Thursday, July 14, 2011
Sunday, July 3, 2011
During this ECDX weekend I was able to officiate one of the WFTDA’s Beta-test bouts, trying out a new ruleset with no minor penalties. The ECDX had three such Beta-tests scheduled, in addition to those happening elsewhere; I was assigned to Head Referee the bout between Maine’s Port Authority and Steel City’s Steel Hurtin’. Below are some of my reactions to it.
1) It was a lot of fun. That’s my biggest takeaway from this experience. Spectators report me walking away from the bout smiling. Yeah, I know, that’s serious business. But it was exciting, and so much fun. You remember when you first saw Roller Derby and thought “I love this game!”, and then you started refereeing or NSOing (or skating or announcing) and as you learned to do that you thought “I love this game! This is fun!”? But then, slowly, maybe you didn’t even notice it happening entirely, it became a little less fun, and a little less fun. You’re getting yelled at for not calling something that’s defined as having no impact on the game. Or you keep getting called on things you can’t imagine actually matter. Or you can’t explain what’s going on because even the skaters and refs don’t seem entirely sure. There’s a lot of timeouts to get all these minors sorted out, it’s not the best experience. This experience, without minors, was different than that, it was fun. But why it was fun has to do with these other points.
2) You can focus on the game more. As refs, I really think minors distract us from the game itself. For instance, there’s the reporting of the penalties that can cause us to miss something important. A Major penalty, a pack destruction, a Lead Jammer trying to call off the jam, or even a team whose facing the wrong end of a 2-on-4 pack while down a jammer getting their two skaters up to the front of the pack. We miss that stuff. But it also keeps our attention on things that again, are defined as having no impact on the game itself, so we’re paying far too much attention to stuff fundamentally unrelated to the game, instead of the game. With no minors, I can see something happen, I can dismiss it faster than I maybe otherwise could (it didn’t have significant impact, move on), and I can see the game develop, I feel it’s rhythm, and that allows me to better anticipate what action will happen next.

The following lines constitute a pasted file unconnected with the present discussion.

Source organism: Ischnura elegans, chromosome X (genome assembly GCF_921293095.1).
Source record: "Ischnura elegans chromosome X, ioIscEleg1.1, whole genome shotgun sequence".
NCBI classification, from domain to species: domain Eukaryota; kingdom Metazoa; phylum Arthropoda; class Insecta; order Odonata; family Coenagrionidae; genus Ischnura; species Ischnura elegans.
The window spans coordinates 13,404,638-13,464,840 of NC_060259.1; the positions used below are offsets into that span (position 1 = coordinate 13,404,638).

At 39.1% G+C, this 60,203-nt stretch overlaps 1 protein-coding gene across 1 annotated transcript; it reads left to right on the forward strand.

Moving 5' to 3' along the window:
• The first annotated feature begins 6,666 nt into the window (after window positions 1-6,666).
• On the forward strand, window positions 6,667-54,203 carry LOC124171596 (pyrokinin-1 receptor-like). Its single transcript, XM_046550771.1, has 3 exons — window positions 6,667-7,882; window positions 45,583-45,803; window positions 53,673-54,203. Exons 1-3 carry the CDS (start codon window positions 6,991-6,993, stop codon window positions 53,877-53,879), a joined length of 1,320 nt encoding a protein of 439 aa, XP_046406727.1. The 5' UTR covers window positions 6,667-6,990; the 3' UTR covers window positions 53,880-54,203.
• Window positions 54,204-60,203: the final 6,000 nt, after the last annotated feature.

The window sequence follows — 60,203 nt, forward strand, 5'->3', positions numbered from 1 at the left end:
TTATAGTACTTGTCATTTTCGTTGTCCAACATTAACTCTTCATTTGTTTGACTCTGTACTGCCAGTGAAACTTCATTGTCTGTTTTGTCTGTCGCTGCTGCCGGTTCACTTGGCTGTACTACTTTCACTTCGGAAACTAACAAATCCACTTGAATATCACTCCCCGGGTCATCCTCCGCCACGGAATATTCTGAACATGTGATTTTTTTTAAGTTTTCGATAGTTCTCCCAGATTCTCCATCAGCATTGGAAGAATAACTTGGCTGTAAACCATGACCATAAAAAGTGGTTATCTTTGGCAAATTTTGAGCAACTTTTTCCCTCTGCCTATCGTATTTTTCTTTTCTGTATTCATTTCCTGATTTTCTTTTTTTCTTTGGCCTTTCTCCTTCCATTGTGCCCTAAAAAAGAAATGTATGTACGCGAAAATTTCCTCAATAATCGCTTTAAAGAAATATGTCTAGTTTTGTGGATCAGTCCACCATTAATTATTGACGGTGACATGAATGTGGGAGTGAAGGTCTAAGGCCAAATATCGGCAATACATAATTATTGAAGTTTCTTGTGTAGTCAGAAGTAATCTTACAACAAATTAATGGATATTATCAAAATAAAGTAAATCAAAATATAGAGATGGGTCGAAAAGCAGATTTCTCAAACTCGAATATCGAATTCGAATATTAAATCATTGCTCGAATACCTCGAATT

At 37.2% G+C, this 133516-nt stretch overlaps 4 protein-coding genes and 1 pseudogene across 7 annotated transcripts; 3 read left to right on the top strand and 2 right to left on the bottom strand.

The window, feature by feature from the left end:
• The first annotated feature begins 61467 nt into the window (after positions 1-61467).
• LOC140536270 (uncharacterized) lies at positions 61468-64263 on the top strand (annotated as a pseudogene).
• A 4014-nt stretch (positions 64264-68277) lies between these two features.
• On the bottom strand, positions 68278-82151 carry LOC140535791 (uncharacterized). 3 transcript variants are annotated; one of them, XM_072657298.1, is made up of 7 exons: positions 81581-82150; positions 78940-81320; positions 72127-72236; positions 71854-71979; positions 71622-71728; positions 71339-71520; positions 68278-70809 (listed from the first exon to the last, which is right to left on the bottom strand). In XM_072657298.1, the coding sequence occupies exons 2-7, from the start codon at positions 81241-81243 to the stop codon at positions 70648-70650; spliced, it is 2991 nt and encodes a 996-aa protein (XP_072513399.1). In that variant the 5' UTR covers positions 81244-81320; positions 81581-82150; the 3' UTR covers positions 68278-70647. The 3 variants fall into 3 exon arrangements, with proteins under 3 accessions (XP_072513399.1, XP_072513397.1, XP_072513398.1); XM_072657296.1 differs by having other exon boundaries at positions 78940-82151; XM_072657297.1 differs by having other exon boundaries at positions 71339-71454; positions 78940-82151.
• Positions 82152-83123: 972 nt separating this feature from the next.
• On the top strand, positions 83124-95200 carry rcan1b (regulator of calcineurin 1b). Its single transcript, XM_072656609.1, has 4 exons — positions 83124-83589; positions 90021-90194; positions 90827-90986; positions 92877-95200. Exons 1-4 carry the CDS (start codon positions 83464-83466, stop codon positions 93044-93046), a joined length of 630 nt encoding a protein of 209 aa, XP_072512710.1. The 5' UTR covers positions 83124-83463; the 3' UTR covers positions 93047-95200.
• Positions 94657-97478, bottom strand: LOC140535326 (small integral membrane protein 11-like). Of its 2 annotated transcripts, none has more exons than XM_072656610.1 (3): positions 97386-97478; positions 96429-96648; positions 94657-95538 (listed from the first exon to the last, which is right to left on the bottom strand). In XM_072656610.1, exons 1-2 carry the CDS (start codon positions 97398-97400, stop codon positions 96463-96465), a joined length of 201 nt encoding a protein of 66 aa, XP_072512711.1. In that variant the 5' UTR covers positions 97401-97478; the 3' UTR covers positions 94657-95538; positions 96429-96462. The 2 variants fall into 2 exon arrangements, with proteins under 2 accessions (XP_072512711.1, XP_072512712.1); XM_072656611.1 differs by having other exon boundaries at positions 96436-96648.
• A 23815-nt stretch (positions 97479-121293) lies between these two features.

3) It’s less confusing. Spectators and announcers don’t usually know why someone’s received their fourth minor. They don’t know what three she got before that one, and they probably don’t know what her fourth was either. Is that a surprise? It shouldn’t be, the skaters usually don’t know that either, and that’s because the referees usually don’t know that information. I feel like a superstar referee when I can let a girl know “Black 42, you have four, (it was a forearm)”. But now, almost every penalized action is obvious, the spectators see it happen and see it affect the game. The skaters experience the effect, often times know they did it, and the referee is under no confusion about it. Even penalties coming in from the outside are easily communicated. It’s transparent, and that’s to our mutual benefit.
4) It was easier to administrate. In the bout I officiated we had two NSOs on the inside, the Penalty Tracker and the Jam Timer. There was no need for an Inside White Board, or two Outside White Boards. No need for a wrangler. We did add one NSO, a Penalty Tracker on the outside, to see if we needed one on the inside, from our one trial, the conclusion is no, we don’t. This means you have only one NSO in the middle, the Jam Timer. Consider also how much easier that makes it for everyone to see everything. But also, no Official Timeouts for handle late fourths. No intentional fourth minors.
5) It was aggressive and kept moving. Now, let me be clear, by “aggressive” I mean it kept things happening, it was offense oriented. With no minors, there’s more Lead Jammers, that means more aggressive blocking, rather than passive blocking. In the Windy City v Charm City bout I watched there were multiple hits that resulted in the whole crowd reacting. No penalties for those, they were just big hits. That’s not common right now. That’s fun. And the heightened penalization of Direction of Gameplay and Multi-Player Blocking penalties meant things moved forwards far more than they stood still or backwards.
6) This last one though is perhaps the one I’m most excited about. To begin with, there’s a simplified strata of impact, we train referees on one scale, penalize this, not this, and here are you’re three exceptions. That makes it easier to train and standardize to. We will have more consistent refereeing, more quickly. But also, review. Four years ago I told Kool-Aid that every week NFL referees get a video of their calls from the weekend and a review how was their positioning, was the call right or wrong, what could be improved. We can’t do that with minors, we are making literally hundreds of calls a game, one referee can make a hundred calls themselves in some games. Right now, we can only teach referees to generally be in this spot, and to want to move to be in position, and list some scenarios. But now we have the potential to review the dozen calls they made. You were out of position on this call because of this. You overcalled this because you missed this. This is huge. And it also makes it a feasible reality for video review during a bout, if that’s something we want. But that’s another discussion.